You get the US only databases for I think $130 per yr, I would suggest most subscribers go for that, not the world sub at $220.
I think it's a buy about at this level, and if it ever got back up into the 30's, a sell.
I do think there are varying opinions on how much growth Ancestry.com can achieve during the next several years.
However, let's look at Ancestry.com this way. What's the company worth if what the bears say is true (no growth after year 2, flawed business model, etc). This is where things get really interesting -- there's significant upside with little downside risk at these price levels. In order to achieve little to no growth, the firm would likely turn off marketing and ad spend, resulting in earnings explosion.
Specifically, in a no-growth scenario, we're looking at over $3.50 in earnings power NEXT YEAR (2012), ex marketing and advertising. Please see the P&L below. The takeaway here is not that the company is going to reduce marketing and advertising expense to 0 in 2012, but instead the tremendous opportunity it presents in terms of earnings and cash flow generation when the firm turns it down after the high-growth period -- whether it be 5, 10, 15 years from now (or after year 2 if you're a bear).
Here's an example P&L with no marketing and advertising spend - the bottom line is very impressive. Please do not assume that this is my base case. I'm simply illustrating a point revealing the tremendous earnings potential in this cash-rich business model. Please forgive me for the presentation of the data, as my model would not paste easily into the entry box.
Ending Subs 1,813,383 2,176,060
YoY % Growth 30.0% 20.0%
Sub Rev 375,325 459,398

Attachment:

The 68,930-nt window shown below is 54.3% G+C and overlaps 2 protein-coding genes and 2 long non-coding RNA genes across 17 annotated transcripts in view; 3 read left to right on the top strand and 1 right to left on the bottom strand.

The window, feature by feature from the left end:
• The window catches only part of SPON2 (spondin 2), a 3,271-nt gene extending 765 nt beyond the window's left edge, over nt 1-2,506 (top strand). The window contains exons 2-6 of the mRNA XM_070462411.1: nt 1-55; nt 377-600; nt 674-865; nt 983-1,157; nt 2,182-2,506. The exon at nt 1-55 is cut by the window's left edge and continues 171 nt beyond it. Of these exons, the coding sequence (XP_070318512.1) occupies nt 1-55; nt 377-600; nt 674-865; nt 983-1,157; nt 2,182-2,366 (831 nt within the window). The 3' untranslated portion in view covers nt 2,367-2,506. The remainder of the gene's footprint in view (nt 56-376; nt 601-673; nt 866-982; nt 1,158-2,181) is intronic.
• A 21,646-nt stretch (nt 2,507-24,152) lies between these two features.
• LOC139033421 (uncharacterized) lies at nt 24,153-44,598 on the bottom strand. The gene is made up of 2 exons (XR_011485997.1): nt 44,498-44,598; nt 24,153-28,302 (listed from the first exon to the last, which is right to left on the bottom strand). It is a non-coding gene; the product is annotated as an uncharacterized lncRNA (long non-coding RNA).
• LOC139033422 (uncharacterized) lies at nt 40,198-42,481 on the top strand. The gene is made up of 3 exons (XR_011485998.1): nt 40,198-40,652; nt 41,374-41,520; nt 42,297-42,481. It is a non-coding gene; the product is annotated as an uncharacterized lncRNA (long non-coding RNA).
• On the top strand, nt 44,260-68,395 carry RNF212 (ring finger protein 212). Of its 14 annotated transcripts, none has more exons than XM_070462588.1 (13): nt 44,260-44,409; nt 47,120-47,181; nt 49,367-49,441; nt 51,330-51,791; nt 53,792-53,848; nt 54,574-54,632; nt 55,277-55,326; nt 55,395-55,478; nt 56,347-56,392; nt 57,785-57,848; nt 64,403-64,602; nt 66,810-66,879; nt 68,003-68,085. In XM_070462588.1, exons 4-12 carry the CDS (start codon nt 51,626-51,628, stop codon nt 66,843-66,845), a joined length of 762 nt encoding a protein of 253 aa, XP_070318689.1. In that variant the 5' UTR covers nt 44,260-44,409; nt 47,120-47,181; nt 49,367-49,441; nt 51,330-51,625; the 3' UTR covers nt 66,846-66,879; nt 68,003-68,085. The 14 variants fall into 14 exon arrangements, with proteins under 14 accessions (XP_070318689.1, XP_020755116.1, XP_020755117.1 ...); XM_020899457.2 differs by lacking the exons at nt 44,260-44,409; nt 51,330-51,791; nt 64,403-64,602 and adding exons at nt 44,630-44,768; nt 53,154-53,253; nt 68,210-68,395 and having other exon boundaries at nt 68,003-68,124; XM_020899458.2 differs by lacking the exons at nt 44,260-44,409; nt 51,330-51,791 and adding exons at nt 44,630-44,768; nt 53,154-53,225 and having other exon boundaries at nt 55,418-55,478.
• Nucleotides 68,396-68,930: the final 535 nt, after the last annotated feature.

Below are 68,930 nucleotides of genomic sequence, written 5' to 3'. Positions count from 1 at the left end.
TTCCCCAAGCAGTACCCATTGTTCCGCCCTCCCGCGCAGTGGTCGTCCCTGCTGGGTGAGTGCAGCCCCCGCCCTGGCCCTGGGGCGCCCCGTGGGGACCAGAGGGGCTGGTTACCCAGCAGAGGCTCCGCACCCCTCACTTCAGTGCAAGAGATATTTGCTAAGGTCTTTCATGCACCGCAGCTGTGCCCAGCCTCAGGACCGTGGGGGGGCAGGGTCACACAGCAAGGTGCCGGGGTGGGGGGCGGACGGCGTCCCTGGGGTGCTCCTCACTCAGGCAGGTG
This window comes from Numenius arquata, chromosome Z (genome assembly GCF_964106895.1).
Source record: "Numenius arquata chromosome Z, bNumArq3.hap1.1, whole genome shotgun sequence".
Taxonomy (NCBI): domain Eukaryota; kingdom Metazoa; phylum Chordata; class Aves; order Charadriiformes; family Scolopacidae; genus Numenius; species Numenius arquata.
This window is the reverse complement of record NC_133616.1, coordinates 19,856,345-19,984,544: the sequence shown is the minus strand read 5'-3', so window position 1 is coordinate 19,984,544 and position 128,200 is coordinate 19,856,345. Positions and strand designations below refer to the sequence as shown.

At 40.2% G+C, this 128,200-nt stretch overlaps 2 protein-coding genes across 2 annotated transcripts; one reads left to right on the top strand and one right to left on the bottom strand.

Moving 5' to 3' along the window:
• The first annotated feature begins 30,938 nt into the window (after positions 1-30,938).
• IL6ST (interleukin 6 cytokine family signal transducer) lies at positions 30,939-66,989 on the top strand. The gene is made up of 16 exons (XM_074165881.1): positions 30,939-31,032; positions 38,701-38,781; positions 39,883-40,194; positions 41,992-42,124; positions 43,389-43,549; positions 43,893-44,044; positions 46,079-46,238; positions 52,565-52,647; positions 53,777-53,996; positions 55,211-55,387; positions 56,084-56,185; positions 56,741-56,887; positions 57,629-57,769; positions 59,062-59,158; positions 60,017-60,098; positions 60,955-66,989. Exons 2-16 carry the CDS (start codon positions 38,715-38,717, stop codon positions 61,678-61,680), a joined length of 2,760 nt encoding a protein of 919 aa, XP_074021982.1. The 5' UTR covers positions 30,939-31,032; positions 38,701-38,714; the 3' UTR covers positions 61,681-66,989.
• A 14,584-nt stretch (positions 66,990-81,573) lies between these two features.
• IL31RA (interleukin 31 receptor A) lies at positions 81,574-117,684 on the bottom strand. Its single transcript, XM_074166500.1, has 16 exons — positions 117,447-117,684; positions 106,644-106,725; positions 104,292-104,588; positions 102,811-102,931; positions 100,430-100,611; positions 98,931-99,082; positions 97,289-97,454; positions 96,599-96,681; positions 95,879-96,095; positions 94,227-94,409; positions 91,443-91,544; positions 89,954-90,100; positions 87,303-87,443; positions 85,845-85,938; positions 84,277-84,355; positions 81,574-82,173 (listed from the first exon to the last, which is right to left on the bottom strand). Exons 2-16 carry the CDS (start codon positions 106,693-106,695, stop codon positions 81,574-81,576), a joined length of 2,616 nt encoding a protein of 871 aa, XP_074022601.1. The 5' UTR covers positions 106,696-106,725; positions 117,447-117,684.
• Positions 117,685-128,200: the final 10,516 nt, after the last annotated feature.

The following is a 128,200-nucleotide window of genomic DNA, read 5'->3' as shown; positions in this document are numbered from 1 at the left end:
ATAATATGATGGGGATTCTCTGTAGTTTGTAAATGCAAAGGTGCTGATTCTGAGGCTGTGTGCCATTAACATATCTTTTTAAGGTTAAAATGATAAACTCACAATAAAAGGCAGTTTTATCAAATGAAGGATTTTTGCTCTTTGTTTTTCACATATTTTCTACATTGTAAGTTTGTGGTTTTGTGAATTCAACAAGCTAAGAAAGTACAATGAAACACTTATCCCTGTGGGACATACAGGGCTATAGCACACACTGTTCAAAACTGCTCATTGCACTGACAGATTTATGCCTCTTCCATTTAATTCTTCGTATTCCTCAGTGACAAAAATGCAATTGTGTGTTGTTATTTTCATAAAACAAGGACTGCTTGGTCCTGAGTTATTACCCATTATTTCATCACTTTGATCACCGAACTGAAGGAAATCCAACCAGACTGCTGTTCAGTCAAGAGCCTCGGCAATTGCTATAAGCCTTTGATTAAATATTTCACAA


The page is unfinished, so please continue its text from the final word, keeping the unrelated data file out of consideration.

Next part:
YoY % Growth 33.3% 22.4%
Prd Rev 24,021 27,794
YoY % Growth 24.7% 15.7%
Tot Rev 399,346 487,192
Tot Rev YoY% 32.7% 22.0%
Sub COGS 56,711 66,379
SubCOGS%SubRev 15.1% 14.4%
Prd COGS 7,470 8,726
PrdCOGS%PrdRev 31.1% 31.4%
Total COGS 64,181 75,106
TotCOGS%TotRev 16.1% 15.4%
Gross Prof 335,165 412,086
Gross Margin 83.9% 84.6%
Tech and Dev 56,707 68,207
Tech/Dev%TotRev 14.2% 14.0%
GrossSub Adds 1,494,546 1,450,706
Net Sub Adds 418,473 362,677
Sub Acq Costs 84.00 85.00
Total Cancel 1,076,073 1,088,030
Mark Ad Spend 140,029 0
Gen & Admin 42,291 49,903
YoY % Growth 19.5% 18.0%
Tot SG&A 182,320 49,903
Tot SG&A%ofrev 45.7% 10.2%
Amort of intang 17,080 17,080
Tot op expense 256,108 135,190
Income from op 79,058 276,896
Op Margin 19.8% 56.8%
Int expense -428 -428
Other income 0 0
Income bef tax 78,630 276,468
Tax expense -27,717 -96,764
Eff tax rate 35.3% 35.0%
Net Income 50,913 179,704
Dil Shares Out 50250 50250
Diluted EPS $1.01 $3.58
Again, this P&L is for 2011 and 2012; 2011 includes marketing and advertising expense and 2012 does not. The firm's current $42 price per share divided by ~$3.58 earnings per share in 2012 (ex mark & ad) = under 11 times earnings. Translation: the company is fairly valued right now only if it fails to attract any new subscribers (assuming a market multiple meaningfuly below 15 is justifiable for no/low growth company). That said, an argument can be made that given its cash-rich biz model, it could still warrant a 15 times multiple even with no/little growth. 15 x 3.58 = ~$55. We've run the valuation across a number of different scenarios now -- PEG below 1; bear-case P/E below 15 times next year; DCF basis over $55 per share, etc.
The shorts are betting on a thesis that has already been proven wrong via valuation. Having a conversation about growth is just icing-on-the-cake for the longs. When we're talking about growth, we're talking about whether this is a double, triple, or more in stock price from these levels.
Fair disclosure: Including marketing and advertising expense of $138 million in 2012, we expect the firm to earn over $1.75 per share.
Ancestry.com's has minimal downside risk with significant upside potential.